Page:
Farsi novels
    Hayward Public Library rocks!!
    I love you!
    After 3:00 pm this place is a zoo!
    Get rid of “garbage” fiction
    Please do something about these darn teenagers. They are rude and get in your space. No privacy. Otherwise everything ok.
    The library is a wonderful place
    Kids like to steal my bike.
    I wish someone would form a weekly or monthly group devoted to astrology. I also hope the library would have more books on the subject, and also some astrological references like an EPHEMERIS, PLACIDUS TABLE OF HOUSES, etc.
    Manga books, especially “Bleach”
    I feel very insecure or unsafe outside the library because the teenagers who are in the park fight a lot or kiss and hug and I have two young daughters and don’t like to have them see teenagers behaving like that.
    Couches and loveseats.
    It is the first time I have come to the library and I especially like the girls.
    I hate the new library. I loved the old musty smelly ones. Reminds me of a “den” and my imagination soared as a youngster.
    We’re new to the area and the world, one year old. Just starting to use the library.
    Getting too old for all this now. When I was younger they did not have this for me. So I stopped reading books, etc. Sorry!

Ah, sweet charity

An order is an order, especially when it comes from state legislators such as Democrats Mary Hayashi, D-Hayward, and Alberto Torrico, D-Fremont. Check out the “behested payments” page on the state’s Fair Political Practices Commission Web site.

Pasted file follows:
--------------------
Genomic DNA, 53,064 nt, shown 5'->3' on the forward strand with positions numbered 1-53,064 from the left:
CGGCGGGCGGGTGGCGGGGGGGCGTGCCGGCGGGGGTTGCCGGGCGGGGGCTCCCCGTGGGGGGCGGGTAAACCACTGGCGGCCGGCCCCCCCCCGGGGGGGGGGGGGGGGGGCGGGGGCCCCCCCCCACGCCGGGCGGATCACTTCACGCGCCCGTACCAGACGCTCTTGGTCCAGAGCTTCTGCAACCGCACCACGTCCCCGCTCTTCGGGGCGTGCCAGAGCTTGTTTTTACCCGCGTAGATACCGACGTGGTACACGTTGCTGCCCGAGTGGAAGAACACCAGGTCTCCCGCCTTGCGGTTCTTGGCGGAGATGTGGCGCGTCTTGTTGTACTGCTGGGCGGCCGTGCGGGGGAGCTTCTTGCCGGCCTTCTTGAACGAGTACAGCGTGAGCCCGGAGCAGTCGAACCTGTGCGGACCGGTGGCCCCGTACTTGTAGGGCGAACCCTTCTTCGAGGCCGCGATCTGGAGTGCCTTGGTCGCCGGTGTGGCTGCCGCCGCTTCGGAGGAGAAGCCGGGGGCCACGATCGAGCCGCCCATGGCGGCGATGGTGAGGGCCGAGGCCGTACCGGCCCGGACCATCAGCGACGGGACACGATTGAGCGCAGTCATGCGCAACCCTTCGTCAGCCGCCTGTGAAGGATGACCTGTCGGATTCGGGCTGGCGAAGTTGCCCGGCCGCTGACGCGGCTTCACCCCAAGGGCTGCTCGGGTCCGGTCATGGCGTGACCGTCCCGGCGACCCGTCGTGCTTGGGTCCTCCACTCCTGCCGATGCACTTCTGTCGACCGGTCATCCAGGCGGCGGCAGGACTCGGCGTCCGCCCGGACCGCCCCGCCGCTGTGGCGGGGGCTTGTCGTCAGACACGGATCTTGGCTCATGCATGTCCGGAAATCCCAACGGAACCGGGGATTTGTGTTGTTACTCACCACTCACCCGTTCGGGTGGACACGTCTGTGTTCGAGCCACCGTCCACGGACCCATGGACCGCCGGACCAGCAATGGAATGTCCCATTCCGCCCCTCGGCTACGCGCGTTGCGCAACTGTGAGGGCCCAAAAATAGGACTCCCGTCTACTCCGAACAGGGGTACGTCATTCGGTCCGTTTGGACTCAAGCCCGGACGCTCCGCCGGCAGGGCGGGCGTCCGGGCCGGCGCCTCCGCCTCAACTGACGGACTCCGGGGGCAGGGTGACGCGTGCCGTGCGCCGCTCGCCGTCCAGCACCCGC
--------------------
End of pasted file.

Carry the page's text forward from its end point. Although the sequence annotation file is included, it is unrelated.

It reports contributions solicited by members of the Assembly, Senate and statewide elected officers. These payments are not considered campaign contributions or gifts, but payments made at the “behest” of elected officials for legislative, governmental or charitable purposes. According to the dictionary, the noun “behest” means an authoritative command, order or urgent request.

Stepping right up, donors in 2007 contributed $71,200 to various groups at Hayashi’s “behest,” including $11,200 to a San Francisco-based mental health organization that she founded and $10,000 to Girls Inc. of San Leandro. Contributors included major health organizations, PG&E, and international investment firms.

At the behest of Torrico, whose district includes a portion of Castro Valley, donors such as AT&T, Verizon, a brewery and a winery contributed $55,000 to five organizations. Beneficiaries included Raquel’s Kids of Fremont, founded by Torrico’s wife to provide health insurance to underprivileged children in Fremont, Newark and Union City ($10,000); and $15,000 to an institute backed by the six members (Torrico included) of the Asian Pacific Islander Legislative Caucus.

State Sen. Don Perata, D-Oakland, whose district includes Castro Valley, raised $840,000 for a variety of causes, including $25,000 for the Senate’s Democratic Caucus retreat at the Fairmont Sonoma Mission Inn.